Nav: Home

The brain can be trained to regulate negative emotions -- Ben-Gurion University study

January 05, 2016

BEER-SHEVA, Israel... January 5, 2016 - A simple, computer-training task can change the brain's wiring to regulate emotional reactions, according to a recent study published in NeuroImage by Ben-Gurion University of the Negev (BGU) researchers.

"These findings are the first to demonstrate that non-emotional training that improves the ability to ignore irrelevant information can result in reduced brain reactions to emotional events and alter brain connections," says Dr. Noga Cohen. Cohen conducted the study as part of her Ph.D. research at BGU's Cognitive Neuropsychology Lab under the supervision of Prof. Avishai Henik of the Department of Psychology. "These changes were accompanied by strengthened neural connections between brain regions involved in inhibiting emotional reactions."

The researchers hope to examine the impact of this non-emotional training on individuals who are depressed or anxious. It may also be helpful for those at high risk of developing high blood pressure reactions to emotional information.

"Such future directions carry important potential clinical implications for a large percentage of the population," the researchers explain. "This cognitive training can be easily employed with different populations, such as children, elderly adults, and individuals with neurological or psychiatric disorders."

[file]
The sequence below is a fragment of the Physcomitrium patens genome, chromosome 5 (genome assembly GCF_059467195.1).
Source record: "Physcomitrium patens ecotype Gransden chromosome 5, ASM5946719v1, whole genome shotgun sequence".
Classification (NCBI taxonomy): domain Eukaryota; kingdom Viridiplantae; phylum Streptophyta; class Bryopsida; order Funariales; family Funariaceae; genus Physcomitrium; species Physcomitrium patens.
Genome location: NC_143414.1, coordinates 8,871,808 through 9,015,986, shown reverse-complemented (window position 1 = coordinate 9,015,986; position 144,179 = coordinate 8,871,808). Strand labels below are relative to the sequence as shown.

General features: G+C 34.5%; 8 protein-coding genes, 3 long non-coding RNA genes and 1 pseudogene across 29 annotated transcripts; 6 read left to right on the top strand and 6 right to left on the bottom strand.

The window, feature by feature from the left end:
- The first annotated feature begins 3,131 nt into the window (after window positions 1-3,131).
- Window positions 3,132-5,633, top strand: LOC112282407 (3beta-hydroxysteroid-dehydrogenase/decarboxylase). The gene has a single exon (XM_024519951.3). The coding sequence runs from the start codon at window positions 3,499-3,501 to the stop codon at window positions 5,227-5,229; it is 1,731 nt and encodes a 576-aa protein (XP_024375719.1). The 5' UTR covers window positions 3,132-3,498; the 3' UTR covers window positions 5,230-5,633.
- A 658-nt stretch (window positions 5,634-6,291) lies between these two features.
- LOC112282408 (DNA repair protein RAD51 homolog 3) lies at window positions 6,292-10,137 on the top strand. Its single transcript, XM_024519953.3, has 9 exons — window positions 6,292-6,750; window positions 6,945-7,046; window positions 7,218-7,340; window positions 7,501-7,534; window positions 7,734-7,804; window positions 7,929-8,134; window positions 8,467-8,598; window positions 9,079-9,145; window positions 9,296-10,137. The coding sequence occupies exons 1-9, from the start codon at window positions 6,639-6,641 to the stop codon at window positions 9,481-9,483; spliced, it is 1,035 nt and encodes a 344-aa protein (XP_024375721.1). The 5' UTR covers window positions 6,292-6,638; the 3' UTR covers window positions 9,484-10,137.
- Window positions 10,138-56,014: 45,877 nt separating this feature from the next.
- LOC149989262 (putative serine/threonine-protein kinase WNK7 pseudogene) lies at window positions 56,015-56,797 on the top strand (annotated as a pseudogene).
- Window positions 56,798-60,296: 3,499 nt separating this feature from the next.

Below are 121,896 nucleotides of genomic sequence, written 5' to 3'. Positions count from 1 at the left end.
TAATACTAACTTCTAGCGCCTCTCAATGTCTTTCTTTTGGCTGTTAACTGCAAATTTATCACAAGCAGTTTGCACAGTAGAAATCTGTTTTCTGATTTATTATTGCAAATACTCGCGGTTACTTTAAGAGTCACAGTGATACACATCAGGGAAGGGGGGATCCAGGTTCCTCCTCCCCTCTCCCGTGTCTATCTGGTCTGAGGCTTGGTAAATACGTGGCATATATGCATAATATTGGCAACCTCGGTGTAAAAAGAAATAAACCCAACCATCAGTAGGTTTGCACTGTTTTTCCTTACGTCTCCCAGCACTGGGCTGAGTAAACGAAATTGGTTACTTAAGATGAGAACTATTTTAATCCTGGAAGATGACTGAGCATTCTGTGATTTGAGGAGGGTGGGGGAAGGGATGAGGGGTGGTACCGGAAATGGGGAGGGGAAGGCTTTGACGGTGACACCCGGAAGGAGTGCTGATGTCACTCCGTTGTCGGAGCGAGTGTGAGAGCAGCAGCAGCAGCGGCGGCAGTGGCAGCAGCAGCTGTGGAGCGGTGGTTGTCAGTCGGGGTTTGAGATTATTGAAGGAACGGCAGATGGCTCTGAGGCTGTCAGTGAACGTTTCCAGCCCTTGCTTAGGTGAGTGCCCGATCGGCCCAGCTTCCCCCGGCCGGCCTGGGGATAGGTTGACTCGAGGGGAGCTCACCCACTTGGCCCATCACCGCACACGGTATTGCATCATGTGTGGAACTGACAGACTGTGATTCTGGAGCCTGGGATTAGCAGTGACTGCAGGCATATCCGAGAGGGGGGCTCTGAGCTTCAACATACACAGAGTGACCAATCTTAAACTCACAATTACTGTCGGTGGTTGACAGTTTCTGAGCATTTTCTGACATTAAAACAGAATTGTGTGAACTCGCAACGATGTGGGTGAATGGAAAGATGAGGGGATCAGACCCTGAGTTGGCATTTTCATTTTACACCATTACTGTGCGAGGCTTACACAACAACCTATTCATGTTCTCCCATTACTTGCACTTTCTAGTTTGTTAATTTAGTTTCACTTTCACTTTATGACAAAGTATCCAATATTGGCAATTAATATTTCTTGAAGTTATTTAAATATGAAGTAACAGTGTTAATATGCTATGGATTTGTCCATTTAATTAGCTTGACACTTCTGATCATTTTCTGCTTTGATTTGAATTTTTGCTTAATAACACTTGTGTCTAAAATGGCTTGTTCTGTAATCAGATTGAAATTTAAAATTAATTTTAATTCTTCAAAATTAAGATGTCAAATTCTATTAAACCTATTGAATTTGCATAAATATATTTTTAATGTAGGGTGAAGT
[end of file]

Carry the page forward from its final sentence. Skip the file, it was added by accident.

In the study, the brains of 26 healthy volunteers were monitored before and after multiple computerized training sessions using functional magnetic resonance imaging (fMRI). During the training, participants were required to identify whether a target arrow points to the right or to the left, while ignoring the direction of arrows on either side of it. The researchers conducted a "resting-state fMRI scan" to assess connections between brain regions during no specific task and later during an emotional reactivity task in which they had to ignore negative pictures used to study emotion.

"As expected, participants who completed the more intense version of the training (but not the other participants) showed reduced activation in their amygdala - a brain region involved in negative emotions, including sadness and anxiety. In addition, the intense training resulted in increased connectivity between participants' amygdala and a region in the frontal cortex shown to be involved in emotion regulation," said Dr. Cohen, who collaborated with Dr. Hadas Okon-Singer from the University of Haifa and the Max Planck Institute for Human Cognitive and Brain Sciences in Germany.

"It is our hope that the current work would lead to further testing and potentially the development of effective intervention for individuals suffering from maladaptive emotional behavior," Dr. Cohen says. "While acknowledging the limitations of this study, which was based on a relatively small number of healthy participants and focused on short-term effects of the training, this may prove effective for individuals suffering from emotion dysregulation."

A previous study led by these authors has already shown that similar training can reduce the tendency to be submersed in a repetitive-thinking cycle about a negative life event.
-end-
Using Executive Control Training to Suppress Amygdala Reactivity to Aversive Information (doi.org/10.1016/j.neuroimage.2015.10.069).

The German Academic Exchange Service (DAAD), International Brain Research Organization (IBRO), and Minerva provided funding for this research. This research was also supported by Marie Curie Actions (CIG grant 34206) and the National Institute for Psychobiology in Israel Young Investigator Research Grant (145-14-15).